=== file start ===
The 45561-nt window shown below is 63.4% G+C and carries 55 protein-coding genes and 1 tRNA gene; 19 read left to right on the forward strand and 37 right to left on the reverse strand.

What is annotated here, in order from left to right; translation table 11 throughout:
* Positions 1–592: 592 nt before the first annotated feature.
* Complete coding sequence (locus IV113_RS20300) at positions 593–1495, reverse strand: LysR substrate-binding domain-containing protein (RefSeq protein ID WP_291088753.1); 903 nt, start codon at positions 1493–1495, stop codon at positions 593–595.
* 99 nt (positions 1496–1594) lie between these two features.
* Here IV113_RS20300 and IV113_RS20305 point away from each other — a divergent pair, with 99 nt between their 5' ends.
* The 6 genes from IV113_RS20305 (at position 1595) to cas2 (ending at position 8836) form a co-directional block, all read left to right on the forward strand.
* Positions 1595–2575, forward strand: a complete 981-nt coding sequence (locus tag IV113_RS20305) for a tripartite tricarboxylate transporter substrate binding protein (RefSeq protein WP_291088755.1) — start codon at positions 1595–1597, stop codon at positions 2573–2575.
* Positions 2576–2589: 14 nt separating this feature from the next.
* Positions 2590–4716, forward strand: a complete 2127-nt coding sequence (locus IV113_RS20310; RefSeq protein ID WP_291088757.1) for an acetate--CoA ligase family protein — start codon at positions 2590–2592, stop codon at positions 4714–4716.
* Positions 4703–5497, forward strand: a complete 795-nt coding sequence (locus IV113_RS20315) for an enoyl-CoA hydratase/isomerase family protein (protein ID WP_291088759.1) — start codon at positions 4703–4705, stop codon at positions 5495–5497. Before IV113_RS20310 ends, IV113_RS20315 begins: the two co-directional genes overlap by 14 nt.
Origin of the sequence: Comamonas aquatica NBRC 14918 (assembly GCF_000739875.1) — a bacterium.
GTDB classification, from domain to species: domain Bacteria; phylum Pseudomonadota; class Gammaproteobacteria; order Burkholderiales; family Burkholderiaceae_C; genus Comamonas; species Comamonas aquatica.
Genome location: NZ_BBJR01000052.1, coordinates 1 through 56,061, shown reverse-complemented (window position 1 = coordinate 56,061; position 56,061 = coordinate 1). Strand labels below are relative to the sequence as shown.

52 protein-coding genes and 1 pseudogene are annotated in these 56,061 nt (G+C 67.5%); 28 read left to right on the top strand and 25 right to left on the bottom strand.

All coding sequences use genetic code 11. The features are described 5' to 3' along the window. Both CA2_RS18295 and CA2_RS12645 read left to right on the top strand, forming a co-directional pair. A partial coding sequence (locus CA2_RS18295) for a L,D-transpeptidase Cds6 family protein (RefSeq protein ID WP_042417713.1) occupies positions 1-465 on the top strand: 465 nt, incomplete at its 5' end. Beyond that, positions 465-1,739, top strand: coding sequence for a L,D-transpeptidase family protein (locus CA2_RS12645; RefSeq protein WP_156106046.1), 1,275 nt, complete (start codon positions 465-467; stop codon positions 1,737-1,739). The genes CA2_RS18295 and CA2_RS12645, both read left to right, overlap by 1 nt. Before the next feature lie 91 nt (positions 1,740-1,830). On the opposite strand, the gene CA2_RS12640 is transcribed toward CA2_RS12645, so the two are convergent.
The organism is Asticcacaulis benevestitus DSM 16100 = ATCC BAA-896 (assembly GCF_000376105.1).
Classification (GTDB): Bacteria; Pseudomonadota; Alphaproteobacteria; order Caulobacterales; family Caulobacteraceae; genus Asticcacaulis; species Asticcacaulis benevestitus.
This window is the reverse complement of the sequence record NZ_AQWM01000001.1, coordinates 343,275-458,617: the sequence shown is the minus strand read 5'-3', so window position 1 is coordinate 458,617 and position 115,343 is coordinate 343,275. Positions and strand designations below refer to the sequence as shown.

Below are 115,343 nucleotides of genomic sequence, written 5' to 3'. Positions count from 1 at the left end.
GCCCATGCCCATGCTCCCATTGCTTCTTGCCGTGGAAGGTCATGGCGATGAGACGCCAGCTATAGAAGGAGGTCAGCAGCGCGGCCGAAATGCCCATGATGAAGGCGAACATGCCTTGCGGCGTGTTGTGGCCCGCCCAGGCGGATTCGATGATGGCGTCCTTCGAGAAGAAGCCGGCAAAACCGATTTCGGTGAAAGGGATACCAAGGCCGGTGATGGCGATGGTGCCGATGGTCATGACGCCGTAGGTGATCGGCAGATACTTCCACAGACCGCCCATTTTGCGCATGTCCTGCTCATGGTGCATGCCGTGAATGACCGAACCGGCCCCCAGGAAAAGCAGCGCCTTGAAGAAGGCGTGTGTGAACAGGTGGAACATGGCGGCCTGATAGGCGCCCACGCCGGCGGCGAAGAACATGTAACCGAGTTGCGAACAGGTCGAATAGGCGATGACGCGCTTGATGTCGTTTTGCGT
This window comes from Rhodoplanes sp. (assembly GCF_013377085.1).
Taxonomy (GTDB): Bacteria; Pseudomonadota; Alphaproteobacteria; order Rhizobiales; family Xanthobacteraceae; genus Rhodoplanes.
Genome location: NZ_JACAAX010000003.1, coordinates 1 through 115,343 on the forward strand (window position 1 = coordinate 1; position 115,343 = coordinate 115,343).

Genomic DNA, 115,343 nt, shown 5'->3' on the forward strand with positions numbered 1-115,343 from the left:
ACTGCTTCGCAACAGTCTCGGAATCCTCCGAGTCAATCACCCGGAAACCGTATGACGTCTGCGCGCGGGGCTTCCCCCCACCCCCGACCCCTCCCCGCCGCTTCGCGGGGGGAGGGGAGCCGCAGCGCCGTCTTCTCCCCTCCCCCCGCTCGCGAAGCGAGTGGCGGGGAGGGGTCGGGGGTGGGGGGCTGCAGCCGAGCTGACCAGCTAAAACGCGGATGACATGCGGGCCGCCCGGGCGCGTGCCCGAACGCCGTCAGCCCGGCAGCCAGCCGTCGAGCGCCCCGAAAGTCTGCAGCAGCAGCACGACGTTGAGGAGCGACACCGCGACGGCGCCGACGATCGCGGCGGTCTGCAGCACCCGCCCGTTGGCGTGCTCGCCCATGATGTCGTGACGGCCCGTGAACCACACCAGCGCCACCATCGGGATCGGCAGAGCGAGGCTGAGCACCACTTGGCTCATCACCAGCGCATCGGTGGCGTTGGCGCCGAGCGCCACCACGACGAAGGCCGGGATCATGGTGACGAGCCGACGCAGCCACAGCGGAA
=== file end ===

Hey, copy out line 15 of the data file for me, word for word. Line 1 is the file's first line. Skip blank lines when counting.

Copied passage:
52 protein-coding genes and 1 pseudogene are annotated in these 56,061 nt (G+C 67.5%); 28 read left to right on the top strand and 25 right to left on the bottom strand.